Along the path of the Israelites’ spiritual journey of discovering more of God’s nature is the idea of Yahweh as King. He would govern, direct, fortify, sustain – perform all the roles of a human sovereign who loves his people and takes responsibility for their safety, but so much more.

Eventually the Hebrew tribes felt pressured by the Philistines on their West and the Kingdom of the Ammonites on their Eastern flank, to have a king who would be a military, political and even religious leader. Saul, David and Solomon were representatives of both the best and worst traits of those who held this coveted office.

Simultaneous to the monarchy’s escalation was the rise of the office of prophet, the spiritual seers who would keep the Word of God alive for the people.  The men and women Yahweh called to this holy office reminded the people of their covenantal relationship with God and how they must live in obedience to the Law, both individually and collectively as a nation.

At a time when today’s news from the Middle East makes us feel the delicate fabric of coexistence of different religions, tribes and customs is being ripped asunder with unspeakable brutality, it is a good time to take a page from that ancient and contemporary guidebook, The Bible. We can remember that ‘kings’ or governments and their leaders, have always needed their prophets.

Ancient Israel found this combination vital but also knew which office was superior, seen by who did the anointing as well as provided important counsel. As Samuel anointed Saul, as Nathan advised David, as Elijah rebuked King Ahab, as Huldah, the female prophetess, confirmed the importance of the newly found book of Deuteronomy to King Josiah, the prophets of Israel were there to give spiritual counsel, direction and clarification to their heads of state.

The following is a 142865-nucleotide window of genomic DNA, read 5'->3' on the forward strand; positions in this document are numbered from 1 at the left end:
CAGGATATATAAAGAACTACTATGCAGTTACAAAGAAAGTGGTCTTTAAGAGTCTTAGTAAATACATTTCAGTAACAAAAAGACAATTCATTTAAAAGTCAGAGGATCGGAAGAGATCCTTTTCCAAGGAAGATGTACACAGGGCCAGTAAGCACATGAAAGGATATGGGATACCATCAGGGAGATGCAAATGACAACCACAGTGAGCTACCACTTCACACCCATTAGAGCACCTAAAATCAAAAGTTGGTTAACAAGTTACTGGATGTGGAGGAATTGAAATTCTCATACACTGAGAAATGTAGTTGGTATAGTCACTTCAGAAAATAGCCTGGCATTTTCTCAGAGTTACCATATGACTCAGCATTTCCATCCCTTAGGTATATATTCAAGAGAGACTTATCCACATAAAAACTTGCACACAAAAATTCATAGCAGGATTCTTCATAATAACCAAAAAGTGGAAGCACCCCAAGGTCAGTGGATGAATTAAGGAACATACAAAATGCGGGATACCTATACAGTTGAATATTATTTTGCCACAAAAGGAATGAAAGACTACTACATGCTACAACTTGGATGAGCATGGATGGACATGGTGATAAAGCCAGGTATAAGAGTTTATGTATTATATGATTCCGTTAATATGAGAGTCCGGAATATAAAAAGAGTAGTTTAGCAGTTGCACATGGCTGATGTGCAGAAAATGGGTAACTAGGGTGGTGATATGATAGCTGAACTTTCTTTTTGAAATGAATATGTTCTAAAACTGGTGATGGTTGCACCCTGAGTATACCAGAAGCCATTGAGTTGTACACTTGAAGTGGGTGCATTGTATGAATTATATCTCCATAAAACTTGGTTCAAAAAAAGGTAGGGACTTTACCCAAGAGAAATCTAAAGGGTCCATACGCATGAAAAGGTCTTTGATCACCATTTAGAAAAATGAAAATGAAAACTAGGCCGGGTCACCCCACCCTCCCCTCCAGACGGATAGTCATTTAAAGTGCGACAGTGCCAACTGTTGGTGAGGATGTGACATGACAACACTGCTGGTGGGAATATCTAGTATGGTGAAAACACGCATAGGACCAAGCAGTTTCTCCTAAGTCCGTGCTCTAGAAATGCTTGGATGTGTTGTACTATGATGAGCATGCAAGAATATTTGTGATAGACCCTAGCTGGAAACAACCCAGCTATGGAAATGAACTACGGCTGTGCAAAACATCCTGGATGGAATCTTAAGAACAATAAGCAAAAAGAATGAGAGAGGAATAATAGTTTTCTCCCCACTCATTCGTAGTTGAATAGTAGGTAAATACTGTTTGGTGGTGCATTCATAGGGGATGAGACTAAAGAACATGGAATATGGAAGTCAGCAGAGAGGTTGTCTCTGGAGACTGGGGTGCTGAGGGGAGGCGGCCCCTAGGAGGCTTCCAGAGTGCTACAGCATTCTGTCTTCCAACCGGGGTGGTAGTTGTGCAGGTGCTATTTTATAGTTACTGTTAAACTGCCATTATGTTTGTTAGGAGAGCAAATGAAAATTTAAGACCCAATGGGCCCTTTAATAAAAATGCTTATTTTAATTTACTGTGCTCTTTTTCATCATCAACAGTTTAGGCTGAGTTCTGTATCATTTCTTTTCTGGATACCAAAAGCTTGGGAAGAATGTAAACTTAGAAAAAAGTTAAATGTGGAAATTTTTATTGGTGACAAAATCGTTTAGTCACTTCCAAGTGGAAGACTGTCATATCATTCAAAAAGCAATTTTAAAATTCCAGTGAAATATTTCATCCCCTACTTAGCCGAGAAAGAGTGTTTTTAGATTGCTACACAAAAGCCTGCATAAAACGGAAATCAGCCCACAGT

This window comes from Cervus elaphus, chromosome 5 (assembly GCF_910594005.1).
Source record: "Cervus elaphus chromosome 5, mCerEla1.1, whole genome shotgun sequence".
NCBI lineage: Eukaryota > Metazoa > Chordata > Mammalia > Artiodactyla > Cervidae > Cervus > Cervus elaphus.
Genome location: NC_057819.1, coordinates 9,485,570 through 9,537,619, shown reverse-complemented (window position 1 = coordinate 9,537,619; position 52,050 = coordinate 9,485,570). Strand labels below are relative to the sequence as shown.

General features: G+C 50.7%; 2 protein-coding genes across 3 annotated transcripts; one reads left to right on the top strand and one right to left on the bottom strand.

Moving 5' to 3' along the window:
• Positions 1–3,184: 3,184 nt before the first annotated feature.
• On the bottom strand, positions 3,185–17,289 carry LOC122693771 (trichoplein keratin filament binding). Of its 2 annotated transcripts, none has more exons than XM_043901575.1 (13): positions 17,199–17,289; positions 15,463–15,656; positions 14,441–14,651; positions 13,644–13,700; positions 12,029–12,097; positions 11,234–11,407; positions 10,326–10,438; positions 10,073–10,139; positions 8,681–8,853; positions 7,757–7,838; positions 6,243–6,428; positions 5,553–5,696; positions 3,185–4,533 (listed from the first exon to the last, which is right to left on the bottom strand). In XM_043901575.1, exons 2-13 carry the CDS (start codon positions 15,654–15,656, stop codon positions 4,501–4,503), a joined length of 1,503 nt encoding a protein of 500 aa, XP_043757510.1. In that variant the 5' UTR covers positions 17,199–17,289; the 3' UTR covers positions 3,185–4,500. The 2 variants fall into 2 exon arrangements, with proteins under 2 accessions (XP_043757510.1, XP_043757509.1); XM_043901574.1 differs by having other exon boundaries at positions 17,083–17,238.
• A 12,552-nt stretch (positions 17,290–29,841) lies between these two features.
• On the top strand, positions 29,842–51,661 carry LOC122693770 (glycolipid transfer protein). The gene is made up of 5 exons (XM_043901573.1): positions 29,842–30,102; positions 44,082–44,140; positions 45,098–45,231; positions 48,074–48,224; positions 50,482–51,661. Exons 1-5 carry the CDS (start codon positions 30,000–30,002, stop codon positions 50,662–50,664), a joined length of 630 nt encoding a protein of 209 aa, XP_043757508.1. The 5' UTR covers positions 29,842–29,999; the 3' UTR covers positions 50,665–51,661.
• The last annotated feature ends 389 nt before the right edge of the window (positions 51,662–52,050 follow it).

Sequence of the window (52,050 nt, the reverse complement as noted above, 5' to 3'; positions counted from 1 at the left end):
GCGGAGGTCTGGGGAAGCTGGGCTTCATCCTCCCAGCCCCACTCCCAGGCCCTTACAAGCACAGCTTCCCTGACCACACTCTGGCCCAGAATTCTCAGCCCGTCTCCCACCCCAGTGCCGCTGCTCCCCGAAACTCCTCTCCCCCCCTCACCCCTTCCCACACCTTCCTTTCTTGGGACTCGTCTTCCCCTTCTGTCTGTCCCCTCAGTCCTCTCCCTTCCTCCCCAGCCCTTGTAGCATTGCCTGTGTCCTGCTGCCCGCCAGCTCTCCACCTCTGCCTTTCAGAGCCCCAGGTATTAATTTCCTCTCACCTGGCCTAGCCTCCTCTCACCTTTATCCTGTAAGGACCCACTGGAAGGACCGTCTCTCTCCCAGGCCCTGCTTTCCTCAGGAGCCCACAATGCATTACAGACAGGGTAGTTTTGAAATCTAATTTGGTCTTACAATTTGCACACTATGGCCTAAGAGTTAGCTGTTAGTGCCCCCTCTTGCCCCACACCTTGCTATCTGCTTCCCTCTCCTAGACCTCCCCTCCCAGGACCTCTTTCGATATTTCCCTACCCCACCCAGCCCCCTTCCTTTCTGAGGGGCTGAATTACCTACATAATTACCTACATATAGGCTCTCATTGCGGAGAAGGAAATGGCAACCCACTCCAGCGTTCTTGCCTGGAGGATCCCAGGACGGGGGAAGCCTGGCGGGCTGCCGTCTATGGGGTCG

The Psalms are a marvelous place to start as we assume the role of modern day prophets through our own prayers for the Middle East and every fractious event around the globe. When reading the Psalms, an easy interpretive path to fall into that needs to be avoided like any undesired pothole, however, is personalizing ‘enemies’ – a common term throughout the Psalter.

As the Hebrews grew in their understanding of God, the ‘enemies’ are increasingly seen not as outward individuals but inward mental derailers. Rather than the geographically warring tribes surrounding them, the Psalmist writers began to reflect on their own willful disobedience, spiritual drift away from prayerful mindfulness of God’s supremacy, and the ego that thinks it knows the right answers over everyone else.

Psalm 18 is a stirring example of how the real ‘enemy’ is subjugated and destroyed when we understand, as the Hebrews learned through countless experiences, that God is always Sovereign. The world needs prophets and the Bible teaches us how.

You gave me victory over my accusers.

You appointed me ruler over nations;

people I don’t even know now serve me.

As soon as they hear of me, they submit;

foreign nations cringe before me.

They all lose their courage

and come trembling from their strongholds.

 Ps. 18:43-45 (New Living Translation)